Bad relay SOCKET? It does happen. It honestly sounds like the relay (which you changed 99 times, lol) or socket is bad. I mean, you jump A6 and A7, and it starts. That means everything is working except that part, right?
You need to make sure the relay is actually working. Basic stuff: are you getting voltage to the coil? If so, are the contacts changing state?
That's what I would check. Disconnect the wiring except for the coil, check coil with voltmeter, check contacts with ohms. Easy stuff. (but I work on stuff like this all the time, lol. Sorry.) Check it in circuit, then check it out of circuit with a battery. I'm really curious. If it was my jeep, and I'd had it sitting for well over a month, I'd be insane.
I've punted the ball back to the mechanic after several days of this kind of stuff. Probably why my old charge cards were maxed out.
Take the relay out, and check it like I posted above. You have to be 100% sure it works.
No power on relay - connection using ohmmeter between A9 and A6.
Power on relay A10 and A8 - connection using ohmmeter between A7 and A6.
After you do that:
Check voltage to the coil when your ignition is ON. You should have voltage. If you have voltage to the relay, and the relay is activating, A6 and A7 SHOULD WORK. If not, I would look at the socket or wiring.
BUT first, I took the PDC apart and the wire connections into the socket are solid! no corrosion, no loose wires. All looks good.
Will get back a you with the test results.
BTW.....on a side question, do you know where the grounding strap for the GAS FULLER TUBE connects to the body? When i removed the gas tank, the grounding strap broke. I got a new one but can not find the location were it connects to the body or other grounding location....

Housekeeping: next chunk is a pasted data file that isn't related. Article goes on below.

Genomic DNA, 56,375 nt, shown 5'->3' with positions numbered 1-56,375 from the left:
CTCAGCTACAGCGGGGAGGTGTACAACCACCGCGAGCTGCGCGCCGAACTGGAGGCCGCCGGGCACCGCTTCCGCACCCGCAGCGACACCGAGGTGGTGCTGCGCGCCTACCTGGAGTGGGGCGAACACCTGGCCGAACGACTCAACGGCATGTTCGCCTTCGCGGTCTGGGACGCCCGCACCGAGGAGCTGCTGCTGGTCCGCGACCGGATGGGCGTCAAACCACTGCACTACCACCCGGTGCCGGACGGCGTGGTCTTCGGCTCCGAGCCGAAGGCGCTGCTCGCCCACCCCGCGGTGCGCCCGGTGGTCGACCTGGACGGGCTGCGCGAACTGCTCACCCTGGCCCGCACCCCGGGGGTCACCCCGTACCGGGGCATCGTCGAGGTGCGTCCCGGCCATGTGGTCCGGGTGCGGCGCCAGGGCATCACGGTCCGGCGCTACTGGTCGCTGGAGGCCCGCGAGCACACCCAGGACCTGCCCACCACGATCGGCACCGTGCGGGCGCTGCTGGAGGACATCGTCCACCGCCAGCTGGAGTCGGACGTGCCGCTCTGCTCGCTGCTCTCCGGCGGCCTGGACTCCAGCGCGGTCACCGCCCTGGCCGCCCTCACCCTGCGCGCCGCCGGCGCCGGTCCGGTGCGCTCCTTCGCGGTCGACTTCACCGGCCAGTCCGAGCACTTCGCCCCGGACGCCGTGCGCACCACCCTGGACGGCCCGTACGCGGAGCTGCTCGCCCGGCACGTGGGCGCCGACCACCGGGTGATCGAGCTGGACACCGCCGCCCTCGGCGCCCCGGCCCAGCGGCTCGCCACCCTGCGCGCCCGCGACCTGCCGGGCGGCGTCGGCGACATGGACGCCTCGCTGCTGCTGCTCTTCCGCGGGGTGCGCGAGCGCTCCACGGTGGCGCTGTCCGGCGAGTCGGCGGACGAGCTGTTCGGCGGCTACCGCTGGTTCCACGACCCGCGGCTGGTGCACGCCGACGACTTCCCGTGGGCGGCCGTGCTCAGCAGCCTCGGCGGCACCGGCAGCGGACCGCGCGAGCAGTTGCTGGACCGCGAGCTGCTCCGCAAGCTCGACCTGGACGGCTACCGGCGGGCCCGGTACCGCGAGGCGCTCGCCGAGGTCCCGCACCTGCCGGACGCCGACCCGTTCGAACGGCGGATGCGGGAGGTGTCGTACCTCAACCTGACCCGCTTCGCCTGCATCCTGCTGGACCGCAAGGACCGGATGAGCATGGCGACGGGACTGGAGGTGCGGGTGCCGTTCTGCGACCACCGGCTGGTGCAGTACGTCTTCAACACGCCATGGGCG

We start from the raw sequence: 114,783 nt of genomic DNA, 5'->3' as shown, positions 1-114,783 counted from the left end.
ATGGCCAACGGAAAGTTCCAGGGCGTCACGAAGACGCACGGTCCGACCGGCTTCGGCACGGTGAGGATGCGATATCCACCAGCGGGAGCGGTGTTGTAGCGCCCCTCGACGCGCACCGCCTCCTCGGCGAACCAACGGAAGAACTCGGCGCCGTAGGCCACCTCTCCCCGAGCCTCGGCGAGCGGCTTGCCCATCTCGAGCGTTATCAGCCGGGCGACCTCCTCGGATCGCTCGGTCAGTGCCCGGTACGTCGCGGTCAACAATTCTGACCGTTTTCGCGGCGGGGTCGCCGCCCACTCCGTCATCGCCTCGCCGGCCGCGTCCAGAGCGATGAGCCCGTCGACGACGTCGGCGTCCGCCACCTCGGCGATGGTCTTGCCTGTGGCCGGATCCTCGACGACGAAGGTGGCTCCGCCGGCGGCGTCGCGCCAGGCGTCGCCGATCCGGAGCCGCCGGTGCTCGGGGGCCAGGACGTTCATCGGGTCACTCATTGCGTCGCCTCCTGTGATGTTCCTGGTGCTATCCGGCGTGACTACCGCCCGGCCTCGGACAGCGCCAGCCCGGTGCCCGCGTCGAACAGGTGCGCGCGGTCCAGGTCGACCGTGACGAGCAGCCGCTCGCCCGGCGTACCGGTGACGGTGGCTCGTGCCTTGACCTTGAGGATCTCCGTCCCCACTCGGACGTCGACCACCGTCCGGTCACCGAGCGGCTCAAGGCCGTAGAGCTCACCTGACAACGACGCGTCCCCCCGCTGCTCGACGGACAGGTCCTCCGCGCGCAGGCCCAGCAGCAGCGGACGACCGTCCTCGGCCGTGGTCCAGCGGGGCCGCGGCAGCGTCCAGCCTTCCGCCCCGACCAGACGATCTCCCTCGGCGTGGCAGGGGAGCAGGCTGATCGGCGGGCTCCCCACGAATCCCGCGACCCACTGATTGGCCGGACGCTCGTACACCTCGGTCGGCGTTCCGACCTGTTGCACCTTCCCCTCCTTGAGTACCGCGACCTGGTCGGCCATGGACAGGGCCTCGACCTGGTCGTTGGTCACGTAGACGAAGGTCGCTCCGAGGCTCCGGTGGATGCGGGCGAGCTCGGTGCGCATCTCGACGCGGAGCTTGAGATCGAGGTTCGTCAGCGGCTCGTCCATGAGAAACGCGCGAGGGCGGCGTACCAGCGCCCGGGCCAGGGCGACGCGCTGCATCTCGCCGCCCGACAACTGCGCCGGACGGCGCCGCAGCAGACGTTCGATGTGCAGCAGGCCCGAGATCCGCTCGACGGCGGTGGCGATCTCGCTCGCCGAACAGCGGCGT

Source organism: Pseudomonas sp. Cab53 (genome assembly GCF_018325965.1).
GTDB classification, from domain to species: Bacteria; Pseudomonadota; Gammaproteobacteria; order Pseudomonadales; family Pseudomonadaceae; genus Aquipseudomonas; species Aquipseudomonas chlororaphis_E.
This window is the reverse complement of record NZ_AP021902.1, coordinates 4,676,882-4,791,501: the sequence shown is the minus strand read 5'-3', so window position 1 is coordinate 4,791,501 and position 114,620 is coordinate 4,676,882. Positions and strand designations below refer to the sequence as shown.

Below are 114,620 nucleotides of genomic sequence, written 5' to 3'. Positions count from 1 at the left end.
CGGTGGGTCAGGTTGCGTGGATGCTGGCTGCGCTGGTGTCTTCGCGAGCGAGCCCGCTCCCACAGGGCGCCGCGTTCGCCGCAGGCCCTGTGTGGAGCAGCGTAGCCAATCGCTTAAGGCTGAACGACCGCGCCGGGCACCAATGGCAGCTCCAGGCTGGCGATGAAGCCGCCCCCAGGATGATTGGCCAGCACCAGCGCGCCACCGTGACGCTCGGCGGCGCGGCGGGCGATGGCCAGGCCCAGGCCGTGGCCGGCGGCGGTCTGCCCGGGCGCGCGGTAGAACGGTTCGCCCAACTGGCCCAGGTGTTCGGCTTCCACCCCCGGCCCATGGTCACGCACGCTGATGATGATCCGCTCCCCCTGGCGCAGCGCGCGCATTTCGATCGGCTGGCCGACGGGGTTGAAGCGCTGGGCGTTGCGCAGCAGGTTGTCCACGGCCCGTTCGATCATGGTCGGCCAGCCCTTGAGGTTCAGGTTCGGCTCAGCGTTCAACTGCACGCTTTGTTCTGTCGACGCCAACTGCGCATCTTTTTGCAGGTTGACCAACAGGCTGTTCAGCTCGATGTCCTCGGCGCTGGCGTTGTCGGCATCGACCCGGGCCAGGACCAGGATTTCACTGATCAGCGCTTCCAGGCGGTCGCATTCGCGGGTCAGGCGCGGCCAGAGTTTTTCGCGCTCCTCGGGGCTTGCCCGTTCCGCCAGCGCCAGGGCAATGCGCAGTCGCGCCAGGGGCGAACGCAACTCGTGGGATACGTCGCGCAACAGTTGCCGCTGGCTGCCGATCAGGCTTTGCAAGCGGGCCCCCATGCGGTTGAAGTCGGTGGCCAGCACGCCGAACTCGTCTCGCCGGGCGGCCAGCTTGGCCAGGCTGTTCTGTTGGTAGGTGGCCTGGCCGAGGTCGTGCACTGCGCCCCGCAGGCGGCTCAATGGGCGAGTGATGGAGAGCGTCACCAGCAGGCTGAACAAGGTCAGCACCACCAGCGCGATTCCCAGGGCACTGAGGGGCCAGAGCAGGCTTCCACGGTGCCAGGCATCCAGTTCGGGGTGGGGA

A9 is the other side of the relay, used or not. when you check these, it's good to know the relay doesn't "stick". Sounds good, though...
If the relay is working and jumping the connections works, there's a socket problem. Can you wire it direct, without using the socket? You've shown the connection works, and the relay works. There's only one thing missing as far as I can tell. I'm going to go out and take a look at mine, though, just to get my thinker moving better.
I glanced over this but.... the question you need to ask is: where are you getting fuel to?
I recently changed a fuel pump located in the tank of a vehicle. It had a low pressure pump in the tank and a high pressure one under the vehicle.
Everything worked great, for a while. The vehicle would die sometimes, and then, start back up. Everytime I tried to troubleshoot it, it worked like you would expect it.
It finally died one time while I was in it, so we toed it back to my place. Yeah, you could hear the pump engage, but the new pump was bad. I disconnected the lines until I found that the one coming from the tank didn't put out enough gas. I replaced the new pump with a "newer" pump and...problem solved. no more shut offs.
Like I said, I glanced through this thread so I don't know what all you've tried but seeing fuel actually coming from a line means more than hearing a damn noise from under the vehicle. and yes, a new pump can be bad. Already been there with Autozone chinese crap.
You need to make sure it's pumping gas and that the lines arn't cinked up.
When I too the A10 connection and DIRECTLY GROUNDED IT the GAS FLOW STARTED.
So, I am looking at a ground problem. BUT the A10 terminal GOES straight to the PCM.
I check Continuity from A10 to terminal C19 for the plug that goes into the PCM and the continuity is fine. So, the issue is either AFTER the PCM.....( where does the terminal C19 lead inside the PCM and where does it go) or the PCM itself which I just paid to have refirbished......
It could be something in the pcm logic causing it to not turn on the pump.
Check the grounds first, but if that dead ends you should look into that.
Also, check for voltage with the key on going into the pcm terminal that is supposed to be ground for the relay coil. I know it may not make sense, but it will tell us something. Anything less than battery voltage means you have high resistance in the circuit.